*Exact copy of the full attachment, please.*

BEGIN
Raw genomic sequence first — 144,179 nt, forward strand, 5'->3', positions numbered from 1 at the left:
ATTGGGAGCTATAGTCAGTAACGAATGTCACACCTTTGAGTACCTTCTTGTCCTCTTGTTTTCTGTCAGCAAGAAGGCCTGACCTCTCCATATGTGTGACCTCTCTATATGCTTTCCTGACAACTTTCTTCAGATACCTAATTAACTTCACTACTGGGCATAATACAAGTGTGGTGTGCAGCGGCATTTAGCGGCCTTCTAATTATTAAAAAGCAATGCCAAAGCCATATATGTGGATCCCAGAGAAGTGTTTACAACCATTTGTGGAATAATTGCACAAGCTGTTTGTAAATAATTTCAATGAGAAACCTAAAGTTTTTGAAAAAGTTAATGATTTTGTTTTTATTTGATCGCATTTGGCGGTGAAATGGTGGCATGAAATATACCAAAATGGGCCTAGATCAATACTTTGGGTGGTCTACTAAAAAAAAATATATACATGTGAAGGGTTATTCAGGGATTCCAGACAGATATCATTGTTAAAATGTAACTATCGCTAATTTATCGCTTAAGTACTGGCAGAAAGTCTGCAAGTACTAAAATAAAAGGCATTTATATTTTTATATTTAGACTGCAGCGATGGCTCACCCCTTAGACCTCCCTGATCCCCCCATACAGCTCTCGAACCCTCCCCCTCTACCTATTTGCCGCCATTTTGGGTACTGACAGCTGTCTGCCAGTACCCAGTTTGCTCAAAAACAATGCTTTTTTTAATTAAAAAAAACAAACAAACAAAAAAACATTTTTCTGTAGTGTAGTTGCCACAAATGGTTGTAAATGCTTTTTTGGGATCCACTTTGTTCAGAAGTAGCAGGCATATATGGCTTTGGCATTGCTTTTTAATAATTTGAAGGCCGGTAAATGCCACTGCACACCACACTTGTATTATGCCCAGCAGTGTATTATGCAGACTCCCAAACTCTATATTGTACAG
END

Raw genomic sequence first — 144,179 nt, forward strand, 5'->3', positions numbered from 1 at the left:
ATTGGGAGCTATAGTCAGTAACGAATGTCACACCTTTGAGTACCTTCTTGTCCTCTTGTTTTCTGTCAGCAAGAAGGCCTGACCTCTCCATATGTGTGACCTCTCTATATGCTTTCCTGACAACTTTCTTCAGATACCTAATTAACTTCACTACTGGGCATAATACAAGTGTGGTGTGCAGCGGCATTTAGCGGCCTTCTAATTATTAAAAAGCAATGCCAAAGCCATATATGTGGATCCCAGAGAAGTGTTTACAACCATTTGTGGAATAATTGCACAAGCTGTTTGTAAATAATTTCAATGAGAAACCTAAAGTTTTTGAAAAAGTTAATGATTTTGTTTTTATTTGATCGCATTTGGCGGTGAAATGGTGGCATGAAATATACCAAAATGGGCCTAGATCAATACTTTGGGTGGTCTACTAAAAAAAAATATATACATGTGAAGGGTTATTCAGGGATTCCAGACAGATATCATTGTTAAAATGTAACTATCGCTAATTTATCGCTTAAGTACTGGCAGAAAGTCTGCAAGTACTAAAATAAAAGGCATTTATATTTTTATATTTAGACTGCAGCGATGGCTCACCCCTTAGACCTCCCTGATCCCCCCATACAGCTCTCGAACCCTCCCCCTCTACCTATTTGCCGCCATTTTGGGTACTGACAGCTGTCTGCCAGTACCCAGTTTGCTCAAAAACAATGCTTTTTTTAATTAAAAAAAACAAACAAACAAAAAAACATTTTTCTGTAGTGTAGTTGCCACAAATGGTTGTAAATGCTTTTTTGGGATCCACTTTGTTCAGAAGTAGCAGGCATATATGGCTTTGGCATTGCTTTTTAATAATTTGAAGGCCGGTAAATGCCACTGCACACCACACTTGTATTATGCCCAGCAGTGTATTATGCAGACTCCCAAACTCTATATTGTACAG